Over time, metal that is exposed to the elements can become rusted. A padlock used outdoors, such as to lock up a garden shed, is repeatedly exposed to damp conditions. This can result in oxidation--rust forming on the padlock. If the rust is not promptly removed, it will continue to spread and eat away at the iron in the lock. In addition, the more rust that builds up on a padlock, the more difficult the lock will be to open. A rusted padlock is not always a lost cause. You can remove rust from a padlock in order to keep it in good shape and functional.
Wipe the excess rust from the padlock with a damp paper towel.
Scrub the exterior of the padlock with sandpaper to get rid of as much of the rust as possible. 80-grit sandpaper is ideal for this job, but you may also opt to use a kitchen scrubbing pad or a different grit of sandpaper if that is all you have handy.
Rinse the lock in warm water and dry it with a paper towel or soft cloth.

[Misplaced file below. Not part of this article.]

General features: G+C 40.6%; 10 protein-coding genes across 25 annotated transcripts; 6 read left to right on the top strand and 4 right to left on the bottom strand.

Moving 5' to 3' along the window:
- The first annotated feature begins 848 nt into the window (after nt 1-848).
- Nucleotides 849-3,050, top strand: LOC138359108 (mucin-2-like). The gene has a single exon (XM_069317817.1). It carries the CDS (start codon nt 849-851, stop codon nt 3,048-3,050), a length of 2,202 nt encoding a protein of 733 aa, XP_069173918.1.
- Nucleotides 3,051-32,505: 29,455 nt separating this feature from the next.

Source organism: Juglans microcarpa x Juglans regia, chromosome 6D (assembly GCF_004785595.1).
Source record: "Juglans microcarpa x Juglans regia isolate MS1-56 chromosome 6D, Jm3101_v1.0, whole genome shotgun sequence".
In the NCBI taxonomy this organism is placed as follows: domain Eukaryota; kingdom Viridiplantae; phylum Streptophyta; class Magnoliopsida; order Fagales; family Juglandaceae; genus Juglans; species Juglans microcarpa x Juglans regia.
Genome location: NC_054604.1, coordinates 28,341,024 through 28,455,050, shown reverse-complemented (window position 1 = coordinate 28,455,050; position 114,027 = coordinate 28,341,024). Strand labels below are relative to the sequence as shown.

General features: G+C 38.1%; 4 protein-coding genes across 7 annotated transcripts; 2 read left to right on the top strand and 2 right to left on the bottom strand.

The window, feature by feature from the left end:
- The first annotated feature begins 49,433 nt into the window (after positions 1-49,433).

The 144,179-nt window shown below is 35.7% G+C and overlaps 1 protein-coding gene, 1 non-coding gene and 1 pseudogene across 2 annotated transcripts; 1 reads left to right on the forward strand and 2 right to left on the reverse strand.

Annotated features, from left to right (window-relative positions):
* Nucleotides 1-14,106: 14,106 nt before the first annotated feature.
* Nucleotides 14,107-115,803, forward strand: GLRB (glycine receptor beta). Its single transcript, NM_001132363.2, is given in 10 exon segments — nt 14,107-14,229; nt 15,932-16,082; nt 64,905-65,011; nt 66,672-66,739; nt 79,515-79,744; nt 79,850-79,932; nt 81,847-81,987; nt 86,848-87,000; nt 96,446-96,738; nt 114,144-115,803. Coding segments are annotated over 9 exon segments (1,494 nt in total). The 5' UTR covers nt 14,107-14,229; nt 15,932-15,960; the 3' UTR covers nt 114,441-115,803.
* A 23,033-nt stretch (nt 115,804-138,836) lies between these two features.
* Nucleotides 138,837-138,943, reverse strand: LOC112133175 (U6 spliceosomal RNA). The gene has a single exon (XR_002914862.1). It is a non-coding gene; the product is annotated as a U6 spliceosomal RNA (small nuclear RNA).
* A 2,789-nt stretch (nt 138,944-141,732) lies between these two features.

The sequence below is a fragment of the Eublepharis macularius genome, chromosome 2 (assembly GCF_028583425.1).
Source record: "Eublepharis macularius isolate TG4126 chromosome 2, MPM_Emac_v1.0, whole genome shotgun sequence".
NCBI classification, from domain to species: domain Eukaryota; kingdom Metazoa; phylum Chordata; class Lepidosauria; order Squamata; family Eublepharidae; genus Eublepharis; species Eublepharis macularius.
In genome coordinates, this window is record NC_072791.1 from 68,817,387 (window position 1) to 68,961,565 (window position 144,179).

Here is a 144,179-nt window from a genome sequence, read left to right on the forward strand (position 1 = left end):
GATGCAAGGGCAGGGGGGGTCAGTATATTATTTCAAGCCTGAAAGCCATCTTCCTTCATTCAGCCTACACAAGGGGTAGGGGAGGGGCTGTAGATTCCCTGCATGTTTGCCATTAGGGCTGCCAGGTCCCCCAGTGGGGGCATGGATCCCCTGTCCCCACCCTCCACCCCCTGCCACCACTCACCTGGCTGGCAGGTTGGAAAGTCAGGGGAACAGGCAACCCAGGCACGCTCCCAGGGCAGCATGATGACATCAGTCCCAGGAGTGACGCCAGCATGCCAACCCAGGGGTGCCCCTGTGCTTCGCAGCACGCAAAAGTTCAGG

Soak the lock in a rust conversion solution if sanding does not remove all of the rust. A rust conversion solution will convert the rust to organic compounds that can be easily wiped away with a cloth.
Soak the padlock in phosphoric acid. Do so only if the inside of the lock is so rusted that you cannot open it. Although rust conversion solution will convert exterior rust to a harmless black oxide that can be easily wiped away, you will not be able to wipe away oxidation within the lock's interior. Phosphoric acid will dissolve the rust without you needing to wipe it away--making it ideal for areas that you cannot reach, such as the inside of a padlock.
Coat the padlock in a degreasing agent, such as WD-40, before returning it outdoors. Although this will not prevent future rusting, it will slow down the process.
Painting your padlock with paint or primer will also inhibit further oxidation.
Keep phosphoric acid away from children and pets. Wear gloves and protective clothing when working with any type of corrosive substance to protect your skin.